Monday, September 18, 2017

Spotlight on #OwnVoices: Speaking Our Truth

Speaking Our Truth: A Journey of Reconciliation by Monique Gray Smith. Orca, 2017. 159 pages. 978-1-4598-1583-4. Age 8 and older



How do we teach children about racism in the past, so essential to addressing racism that exists today?
One approach can be found in Speaking Our Truth, in which author Monique Gray Smith invites young readers along on a journey to learn about residential boarding schools, a painful dimension of Canadian (and United States) history.
“For some of you, this may be a time of significant change in your understanding of Canada’s history. It might be the first time you’ve thought about what reconciliation means and, more specifically, what it means to you and what your role in it is. Simply reading this book is an act of reconciliation. So good on you! Some of you may have started the journey well before picking this book up. I welcome you all to the journey. In my Nihiyaw (Cree) language, we say taw├ów, which loosely means ‘there’s always room.’ For you, for me, for your friends, your family, your community. There’s always room.”
The reconciliation she refers to is “the restoration and healing of a relationship. In Canada, this refers to the process taken on by the Truth and Reconciliation Commission to revitalize the relationship between the citizens of Canada (Indigenous and non-Indigenous), as well as the Nation-to-Nation relationships with the government of Canada.”
As in the United States, residential schools in Canada brutalized Indigenous children and communities for well over a century. (In Canada, residential schools existed for 165 years--the last one closed in 1996.) Forcing Native children to leave their families to attend the schools was only the first act of violence of the residential schools. Once at the schools, children were forbidden from speaking their Native language and from other expressions of their Native identity and culture; they were often beaten and malnourished. Those who survived the physical trauma carried psychological scars. The impact on individuals, families, and entire Indigenous communities has been lasting.


In telling readers about this history and its continued effects on Indigenous people and communities today, Smith emphasizes that this is not just Indigenous history, it is Canadian history and important for all kids in Canada to know and understand.  She talks honestly about the pain inflicted by the residential schools, and the racism that was the basis for the schools and many other government policies impacting Indigenous people in Canada.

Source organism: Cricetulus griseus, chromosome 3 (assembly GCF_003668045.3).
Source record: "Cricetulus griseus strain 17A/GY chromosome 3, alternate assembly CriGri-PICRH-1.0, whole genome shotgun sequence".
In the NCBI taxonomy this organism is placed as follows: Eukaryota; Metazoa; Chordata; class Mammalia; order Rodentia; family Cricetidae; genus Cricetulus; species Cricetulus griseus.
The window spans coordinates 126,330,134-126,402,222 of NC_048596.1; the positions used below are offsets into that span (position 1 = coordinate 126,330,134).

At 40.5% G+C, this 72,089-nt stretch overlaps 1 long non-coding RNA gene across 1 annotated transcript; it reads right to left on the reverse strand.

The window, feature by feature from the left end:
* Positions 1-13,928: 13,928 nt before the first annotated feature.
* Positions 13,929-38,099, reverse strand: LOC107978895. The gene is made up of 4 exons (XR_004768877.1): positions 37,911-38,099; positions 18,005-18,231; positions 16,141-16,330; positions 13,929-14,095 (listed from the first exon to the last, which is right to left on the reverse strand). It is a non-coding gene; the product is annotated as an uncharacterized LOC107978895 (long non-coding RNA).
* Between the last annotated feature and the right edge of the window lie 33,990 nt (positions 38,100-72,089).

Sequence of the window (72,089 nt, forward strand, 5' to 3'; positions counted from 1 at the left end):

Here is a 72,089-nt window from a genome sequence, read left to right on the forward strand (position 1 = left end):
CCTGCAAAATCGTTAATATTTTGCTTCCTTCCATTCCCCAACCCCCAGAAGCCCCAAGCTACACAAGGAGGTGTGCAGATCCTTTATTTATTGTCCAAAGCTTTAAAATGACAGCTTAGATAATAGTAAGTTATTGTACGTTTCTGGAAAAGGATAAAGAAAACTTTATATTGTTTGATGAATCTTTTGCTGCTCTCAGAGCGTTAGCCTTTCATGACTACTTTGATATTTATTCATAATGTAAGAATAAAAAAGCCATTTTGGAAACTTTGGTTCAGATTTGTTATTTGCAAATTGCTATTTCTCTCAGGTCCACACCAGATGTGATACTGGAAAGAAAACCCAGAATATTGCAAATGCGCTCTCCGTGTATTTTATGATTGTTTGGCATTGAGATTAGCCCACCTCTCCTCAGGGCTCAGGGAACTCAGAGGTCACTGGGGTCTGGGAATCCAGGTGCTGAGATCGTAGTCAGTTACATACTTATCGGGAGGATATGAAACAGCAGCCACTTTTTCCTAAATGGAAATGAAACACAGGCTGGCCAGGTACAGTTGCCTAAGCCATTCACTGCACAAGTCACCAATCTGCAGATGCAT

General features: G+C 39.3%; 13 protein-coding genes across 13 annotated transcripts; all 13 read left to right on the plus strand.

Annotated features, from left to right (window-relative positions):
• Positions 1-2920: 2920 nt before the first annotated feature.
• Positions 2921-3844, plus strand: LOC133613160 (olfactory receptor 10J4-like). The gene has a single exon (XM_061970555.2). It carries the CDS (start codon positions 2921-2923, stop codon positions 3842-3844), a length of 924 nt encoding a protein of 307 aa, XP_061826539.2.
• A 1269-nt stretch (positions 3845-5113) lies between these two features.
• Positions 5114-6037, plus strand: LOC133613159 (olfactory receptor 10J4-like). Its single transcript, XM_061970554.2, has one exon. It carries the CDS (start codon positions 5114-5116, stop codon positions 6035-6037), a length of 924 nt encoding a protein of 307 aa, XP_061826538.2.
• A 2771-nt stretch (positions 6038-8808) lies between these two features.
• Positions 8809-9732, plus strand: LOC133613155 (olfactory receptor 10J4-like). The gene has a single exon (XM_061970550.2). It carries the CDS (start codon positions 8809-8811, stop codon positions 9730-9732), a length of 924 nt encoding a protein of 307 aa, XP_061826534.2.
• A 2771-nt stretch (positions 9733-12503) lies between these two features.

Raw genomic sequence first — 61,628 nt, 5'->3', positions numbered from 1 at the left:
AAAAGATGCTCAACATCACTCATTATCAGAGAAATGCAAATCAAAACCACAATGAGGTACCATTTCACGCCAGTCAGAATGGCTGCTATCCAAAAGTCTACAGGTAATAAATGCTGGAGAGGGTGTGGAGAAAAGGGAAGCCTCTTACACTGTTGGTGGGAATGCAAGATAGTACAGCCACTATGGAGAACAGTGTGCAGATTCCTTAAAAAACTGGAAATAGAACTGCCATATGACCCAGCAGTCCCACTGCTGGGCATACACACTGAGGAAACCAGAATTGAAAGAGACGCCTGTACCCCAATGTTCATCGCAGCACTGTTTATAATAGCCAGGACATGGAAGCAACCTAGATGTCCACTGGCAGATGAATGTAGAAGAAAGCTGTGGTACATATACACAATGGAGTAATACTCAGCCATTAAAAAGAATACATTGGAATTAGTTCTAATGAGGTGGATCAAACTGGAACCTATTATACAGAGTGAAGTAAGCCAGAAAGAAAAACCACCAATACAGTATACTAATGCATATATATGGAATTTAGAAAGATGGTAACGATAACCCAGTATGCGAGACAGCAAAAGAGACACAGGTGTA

Smith is honest, but she is gentle, too, repeatedly addressing readers directly and acknowledging that this information may make them uncomfortable, or sad. Perhaps they have family members who are survivors. Perhaps their ancestry is Anglo and they are feeling guilt. This is a difficult journey, she notes. Take care of yourself along the way.
A number of personal narratives from residential school survivors as well as insight from intergenerational survivors--children and grandchildren of survivors who are growing up in families where the trauma’s effects are apparent--are included.  But the first story she shares is her own, discussing her struggle about whether or not she wanted to write this book. “You see, part of my inner turmoil was because my own ancestry is both colonizer and colonized. I am of both Indigenous and non-Indigenous ancestry.” (Smith is of Cree, Lakota and Scottish descent.)


She continues, “I hope this book will inspire you. Some of it might hurt you or make you angry. That’s okay. Use it as fuel to help make change in a positive way.” To help with this, she also shares the voices from a diverse group of contemporary children navigating their way through this history, and provides a number of resources at volume’s end.
Between the covers, Speaking Our Truth looks at first glance more like a 4th grade textbook than the trade book it is. There are bold-faced terms in the narrative defined in the margins, “Reflections” asking readers questions (e.g., “What parts of this history were new to you?” “How do you see this history continuing to unfold in Canada?” “How would you feel if you were told you could no longer speak your own language?”), and many other design elements typical of educational texts.
Don’t let the textbook-like appearance deter you from putting this on the nonfiction shelves in a public or school library. The remarkable tone is so UN-textbook-like, inviting readers in, guiding them along on the journey..
Don’t let the fact that it’s about Canadian history deter you either. Not only for the obvious reason that this is our history too: generations of Native children in the United States were also forced to attend boarding schools, with the same traumatic impact on individuals, families and communities. But also because the racism that made the boarding schools possible applies to so much of our collective history around race. And to our lives today.
Among the terms defined for young readers in the opening pages of this work are “racism,” “systemic racism” and “internalized racism.”
Name it. Define it. Teach it. Learn about it.


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Monique Gray Smith also has a new picture book out from Orca:You Hold Me Up. Written “in the spirit of reconciliation” and “dedicated by the author to “children, families and staff of Aboriginal Head Start programs,” the repeated refrain “You hold me up” is followed by examples of ways in which we--adults, families, communities--nurture and affirm children in small, meaningful acts every day. “You hold me up ….when you play with me ... when you augh with me….when you listen to me. " Check out Debbie Reese’s review!

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